Pakistan-US ties on upward trajectory: Aziz

National security adviser says US being appreciative of Pakistan’s views on some key regional issues

WASHINGTON: The Pakistan-US relationship is on an upward trajectory, with bilateral cooperation in wide-ranging economic and security fields moving well, National Security and Foreign Affairs Adviser Sartaj Aziz told a Washington think tank on Tuesday.
Aziz, who led Pakistan at the Strategic Dialogue with US Secretary of State John Kerry this week, also touched on some of the mutual concerns the two sides have had in recent years and said that building trust could greatly spur the bilateral relationship. In a speech at the Atlantic Council, Aziz noted that Washington is being appreciative of Pakistan’s views on some key regional issues. 
“On the whole, the relationship is on an upward trajectory,” he remarked to a gathering that included American experts, journalists and writers. Top members of the Pakistani delegation, including Minister for Defence, Water and Power Khawaja Muhammad Asif and Pakistan’s ambassador to the United States Jalil Abbas Jilani were present on the occasion.
In his speech, Pakistan’s chief national security adviser highlighted the fact that five working groups under the Strategic Dialogue have held their meetings and that cooperation in the fields of energy, defence, counterterrorism, law enforcement is “moving very well”. However, Sartaj Aziz called for greater trade access for Pakistani products and a robust inflow of American investment into prospective areas of the country’s economy. He said an investment conference being held in Islamabad will give the signal to American investors for opportunities they can utilise in the country.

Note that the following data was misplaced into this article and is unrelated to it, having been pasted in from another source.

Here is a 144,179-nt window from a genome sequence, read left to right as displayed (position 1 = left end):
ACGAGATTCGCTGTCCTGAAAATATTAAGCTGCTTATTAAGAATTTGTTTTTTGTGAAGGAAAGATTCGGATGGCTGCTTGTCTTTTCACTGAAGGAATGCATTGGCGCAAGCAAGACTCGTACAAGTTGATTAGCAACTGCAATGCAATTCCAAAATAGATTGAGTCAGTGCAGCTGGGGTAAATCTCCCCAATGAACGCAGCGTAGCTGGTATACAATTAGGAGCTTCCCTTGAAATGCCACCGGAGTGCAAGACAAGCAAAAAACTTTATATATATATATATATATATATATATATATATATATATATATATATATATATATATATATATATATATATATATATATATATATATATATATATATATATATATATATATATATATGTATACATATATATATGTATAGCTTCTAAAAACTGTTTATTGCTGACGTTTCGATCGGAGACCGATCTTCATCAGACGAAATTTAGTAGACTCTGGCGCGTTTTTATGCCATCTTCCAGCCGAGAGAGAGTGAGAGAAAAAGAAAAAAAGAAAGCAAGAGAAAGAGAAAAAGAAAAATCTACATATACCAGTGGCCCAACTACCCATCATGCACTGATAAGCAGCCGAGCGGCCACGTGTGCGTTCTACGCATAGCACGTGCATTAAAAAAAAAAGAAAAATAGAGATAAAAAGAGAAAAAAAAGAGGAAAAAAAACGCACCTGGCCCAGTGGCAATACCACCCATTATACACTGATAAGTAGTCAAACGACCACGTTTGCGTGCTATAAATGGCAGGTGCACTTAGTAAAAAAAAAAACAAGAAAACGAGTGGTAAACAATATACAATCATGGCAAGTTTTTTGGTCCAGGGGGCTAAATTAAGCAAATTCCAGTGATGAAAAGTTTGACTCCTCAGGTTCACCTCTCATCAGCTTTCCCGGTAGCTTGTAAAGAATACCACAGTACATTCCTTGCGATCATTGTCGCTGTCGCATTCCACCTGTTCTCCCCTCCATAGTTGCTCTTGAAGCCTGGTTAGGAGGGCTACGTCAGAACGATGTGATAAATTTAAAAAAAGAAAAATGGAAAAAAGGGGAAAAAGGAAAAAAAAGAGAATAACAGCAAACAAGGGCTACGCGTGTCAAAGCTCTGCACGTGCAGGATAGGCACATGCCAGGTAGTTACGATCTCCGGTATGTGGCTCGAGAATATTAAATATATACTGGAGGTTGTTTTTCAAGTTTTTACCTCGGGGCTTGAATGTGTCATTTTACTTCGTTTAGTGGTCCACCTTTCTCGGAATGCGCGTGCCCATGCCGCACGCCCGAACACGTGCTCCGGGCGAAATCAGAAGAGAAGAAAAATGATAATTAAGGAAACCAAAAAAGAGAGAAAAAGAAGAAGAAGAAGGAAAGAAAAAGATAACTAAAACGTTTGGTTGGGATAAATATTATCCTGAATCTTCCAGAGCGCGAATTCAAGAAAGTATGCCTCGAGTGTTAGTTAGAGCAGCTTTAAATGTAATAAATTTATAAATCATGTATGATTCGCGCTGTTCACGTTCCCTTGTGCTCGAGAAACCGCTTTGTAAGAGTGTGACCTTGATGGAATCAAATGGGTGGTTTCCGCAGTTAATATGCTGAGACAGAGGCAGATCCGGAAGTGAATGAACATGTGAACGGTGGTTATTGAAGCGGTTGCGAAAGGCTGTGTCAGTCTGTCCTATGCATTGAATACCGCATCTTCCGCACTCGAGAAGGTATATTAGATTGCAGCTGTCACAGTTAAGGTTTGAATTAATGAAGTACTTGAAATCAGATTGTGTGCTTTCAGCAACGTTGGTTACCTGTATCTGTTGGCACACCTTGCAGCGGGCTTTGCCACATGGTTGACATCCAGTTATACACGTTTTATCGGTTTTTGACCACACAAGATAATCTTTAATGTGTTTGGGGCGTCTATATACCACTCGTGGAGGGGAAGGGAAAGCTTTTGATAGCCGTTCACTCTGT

The top adviser to Prime Minister Nawaz Sharif said the purpose of the dialogue is to convert the transactional relationship into a strategic relationship. In this respect, he also enumerated some important ingredients that from Islamabad’s perspective make a relationship truly strategic, including mutual trust between countries and institutions, which, he said, could avert happenings that strain relationship and sustain the ties. Secondly, in this case, he highlighted the significance of Washington giving “greater attention to Pakistan’s concerns” like spillover of fighters, who were previously jointly trained to fight the Soviets occupation in Afghanistan - from Afghan areas into Pakistani tribal areas with the start of Afghan war and those vis-a-vis India and nuclear civil deal.
“I think there is an appreciation of these points,” he noted, at the event, moderated by Director South Asia Shuja Nawaz. Regarding US concerns on terrorism, safe havens and cross-border militancy, Aziz said most of these were “perception issues but also partly issues of timing”. The national security adviser explained that certain things that happened in the aftermath of 9/11 were transformed with changing situation like the birth of the Pakistani Taliban, which changed the mindset.
“Some people are looking at it from the old mindset and therefore, it has to be updated from where we are going.” He said once the trust is restored the concrete ingredients of a better relationship like trade, investment, technology cooperation become much more meaningful. Aziz said the relationship can be improved in fundamental ways and expressed confidence that goals laid out in the October 2013 meeting between President Obama and Prime Minister Nawaz Sharif would be achieved.

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